Ms Wishart told parliament that Shetland has a shorter tourist season that mainland Scotland and that some in the industry have likened the prospect of a recovering from Covid-19 as “having to first survive three winters”. Ms Wishart asked the Tourism Secretary if the government will consider a 12-month “bespoke” support package for Shetland to help the visitor economy survive until next year.
The Scottish Government has published a Route Map document for the easing of lockdown restrictions in Scotland.
It is still important that physical distancing is maintained at all times – staying 2 metres apart – and practice good hygiene.
On 29 May, we entered Phase 1 of the route map. The following measures are now permitted:
- One household can meet up with another outdoors. This should be only one household within the same day and a recommended maximum of 8 people overall.
- Outdoor spaces can be used for recreation, for example sitting in parks or having picnics. However people should not share foods between households and avoid using shared facilities.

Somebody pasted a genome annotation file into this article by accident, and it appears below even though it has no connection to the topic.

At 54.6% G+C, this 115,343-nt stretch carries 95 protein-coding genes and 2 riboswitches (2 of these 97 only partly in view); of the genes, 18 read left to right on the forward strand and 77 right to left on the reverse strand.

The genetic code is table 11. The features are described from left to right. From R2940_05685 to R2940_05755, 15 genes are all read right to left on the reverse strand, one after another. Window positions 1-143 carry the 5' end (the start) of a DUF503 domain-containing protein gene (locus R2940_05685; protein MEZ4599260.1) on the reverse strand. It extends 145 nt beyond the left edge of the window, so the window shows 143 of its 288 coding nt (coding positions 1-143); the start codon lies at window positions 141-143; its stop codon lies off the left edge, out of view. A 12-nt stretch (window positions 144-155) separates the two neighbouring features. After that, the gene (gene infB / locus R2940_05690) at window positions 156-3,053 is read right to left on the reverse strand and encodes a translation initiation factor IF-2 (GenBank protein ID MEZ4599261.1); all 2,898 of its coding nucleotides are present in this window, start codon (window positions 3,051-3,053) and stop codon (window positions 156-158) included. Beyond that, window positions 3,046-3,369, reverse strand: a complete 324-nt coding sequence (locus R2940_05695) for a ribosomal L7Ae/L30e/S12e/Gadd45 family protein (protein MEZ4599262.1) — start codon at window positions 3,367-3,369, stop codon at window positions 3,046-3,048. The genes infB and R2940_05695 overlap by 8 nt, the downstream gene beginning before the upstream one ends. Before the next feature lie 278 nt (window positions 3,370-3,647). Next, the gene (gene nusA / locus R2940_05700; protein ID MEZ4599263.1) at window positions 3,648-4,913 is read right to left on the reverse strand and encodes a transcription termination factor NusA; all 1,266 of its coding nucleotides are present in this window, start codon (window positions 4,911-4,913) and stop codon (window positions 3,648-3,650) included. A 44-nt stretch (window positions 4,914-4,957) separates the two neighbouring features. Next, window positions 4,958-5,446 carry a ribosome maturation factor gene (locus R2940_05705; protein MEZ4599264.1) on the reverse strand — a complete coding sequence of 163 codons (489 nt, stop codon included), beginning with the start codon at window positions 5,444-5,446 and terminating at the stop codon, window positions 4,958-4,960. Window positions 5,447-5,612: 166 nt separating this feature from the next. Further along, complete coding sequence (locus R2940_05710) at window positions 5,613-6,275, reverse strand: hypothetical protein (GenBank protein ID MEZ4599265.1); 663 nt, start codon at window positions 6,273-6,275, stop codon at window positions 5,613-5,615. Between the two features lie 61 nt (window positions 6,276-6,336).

- People can travel a short distance for leisure but it is recommended that you stay in your local area and avoid public transport. Some outdoor activities like golf and angling can resume. Recreational boating is also permitted: https://www.shetland.gov.uk/ports/documents/NTM0720.pdf
- Most outdoor workplaces can resume.
- The construction sector will move to the first phase of its re-start plan.
- Restaurants and cades can provide delivery, take-away and drive through food.